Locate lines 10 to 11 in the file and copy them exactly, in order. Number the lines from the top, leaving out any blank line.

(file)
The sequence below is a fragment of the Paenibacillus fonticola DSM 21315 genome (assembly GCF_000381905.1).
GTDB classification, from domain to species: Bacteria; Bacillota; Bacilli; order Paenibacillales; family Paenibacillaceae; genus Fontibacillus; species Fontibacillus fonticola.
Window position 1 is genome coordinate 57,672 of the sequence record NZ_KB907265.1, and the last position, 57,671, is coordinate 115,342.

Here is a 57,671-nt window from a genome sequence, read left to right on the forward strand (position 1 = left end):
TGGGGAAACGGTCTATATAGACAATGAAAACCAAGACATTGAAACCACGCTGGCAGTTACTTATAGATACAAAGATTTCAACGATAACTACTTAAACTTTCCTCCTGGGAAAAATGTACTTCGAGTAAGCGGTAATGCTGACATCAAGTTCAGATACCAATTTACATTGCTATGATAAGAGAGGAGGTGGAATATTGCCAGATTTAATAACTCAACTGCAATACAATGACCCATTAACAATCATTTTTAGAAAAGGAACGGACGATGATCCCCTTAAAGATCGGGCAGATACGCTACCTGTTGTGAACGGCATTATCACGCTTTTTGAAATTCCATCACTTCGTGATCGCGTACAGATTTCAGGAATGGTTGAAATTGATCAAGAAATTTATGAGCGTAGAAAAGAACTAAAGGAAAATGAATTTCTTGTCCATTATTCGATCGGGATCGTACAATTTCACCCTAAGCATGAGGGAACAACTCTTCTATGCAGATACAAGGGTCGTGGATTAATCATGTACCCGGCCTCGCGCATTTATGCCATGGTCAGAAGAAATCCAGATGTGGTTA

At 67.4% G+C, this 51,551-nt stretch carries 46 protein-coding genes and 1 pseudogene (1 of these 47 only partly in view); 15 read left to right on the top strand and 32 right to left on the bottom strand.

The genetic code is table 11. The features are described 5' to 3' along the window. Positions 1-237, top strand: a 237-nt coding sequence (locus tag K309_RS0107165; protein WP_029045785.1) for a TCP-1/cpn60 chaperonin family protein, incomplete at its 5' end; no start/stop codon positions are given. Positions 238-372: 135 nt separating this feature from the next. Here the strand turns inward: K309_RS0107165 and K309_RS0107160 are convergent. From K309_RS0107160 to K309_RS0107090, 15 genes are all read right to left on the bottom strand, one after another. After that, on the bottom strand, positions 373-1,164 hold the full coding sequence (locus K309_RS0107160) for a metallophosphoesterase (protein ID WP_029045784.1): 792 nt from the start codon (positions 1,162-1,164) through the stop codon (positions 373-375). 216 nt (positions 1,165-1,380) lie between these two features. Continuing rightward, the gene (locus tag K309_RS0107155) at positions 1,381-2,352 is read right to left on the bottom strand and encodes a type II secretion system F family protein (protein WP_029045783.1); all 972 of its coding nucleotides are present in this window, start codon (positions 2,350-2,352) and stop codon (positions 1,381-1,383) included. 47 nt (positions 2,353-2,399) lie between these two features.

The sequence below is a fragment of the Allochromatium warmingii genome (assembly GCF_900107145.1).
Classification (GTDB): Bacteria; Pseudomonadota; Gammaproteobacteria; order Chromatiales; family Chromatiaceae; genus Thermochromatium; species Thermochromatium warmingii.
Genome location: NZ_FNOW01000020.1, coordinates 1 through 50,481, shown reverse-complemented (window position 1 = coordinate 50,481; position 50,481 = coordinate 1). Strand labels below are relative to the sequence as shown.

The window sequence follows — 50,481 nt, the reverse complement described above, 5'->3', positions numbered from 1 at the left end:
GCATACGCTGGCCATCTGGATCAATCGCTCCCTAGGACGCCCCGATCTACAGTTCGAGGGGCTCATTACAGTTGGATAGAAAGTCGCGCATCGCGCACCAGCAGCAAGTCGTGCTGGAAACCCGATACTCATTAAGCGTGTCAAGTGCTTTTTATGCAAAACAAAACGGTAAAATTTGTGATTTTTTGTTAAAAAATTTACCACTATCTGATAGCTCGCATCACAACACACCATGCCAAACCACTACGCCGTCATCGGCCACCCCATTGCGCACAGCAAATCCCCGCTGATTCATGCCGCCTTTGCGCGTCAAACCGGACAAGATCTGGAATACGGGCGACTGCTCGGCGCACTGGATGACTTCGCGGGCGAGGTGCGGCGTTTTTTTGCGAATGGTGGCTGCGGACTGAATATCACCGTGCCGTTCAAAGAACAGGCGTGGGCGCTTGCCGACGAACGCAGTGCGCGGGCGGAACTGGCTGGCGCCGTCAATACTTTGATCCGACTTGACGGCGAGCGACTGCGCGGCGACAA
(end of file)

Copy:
Genome location: NZ_FNOW01000020.1, coordinates 1 through 50,481, shown reverse-complemented (window position 1 = coordinate 50,481; position 50,481 = coordinate 1). Strand labels below are relative to the sequence as shown.

The window sequence follows — 50,481 nt, the reverse complement described above, 5'->3', positions numbered from 1 at the left end: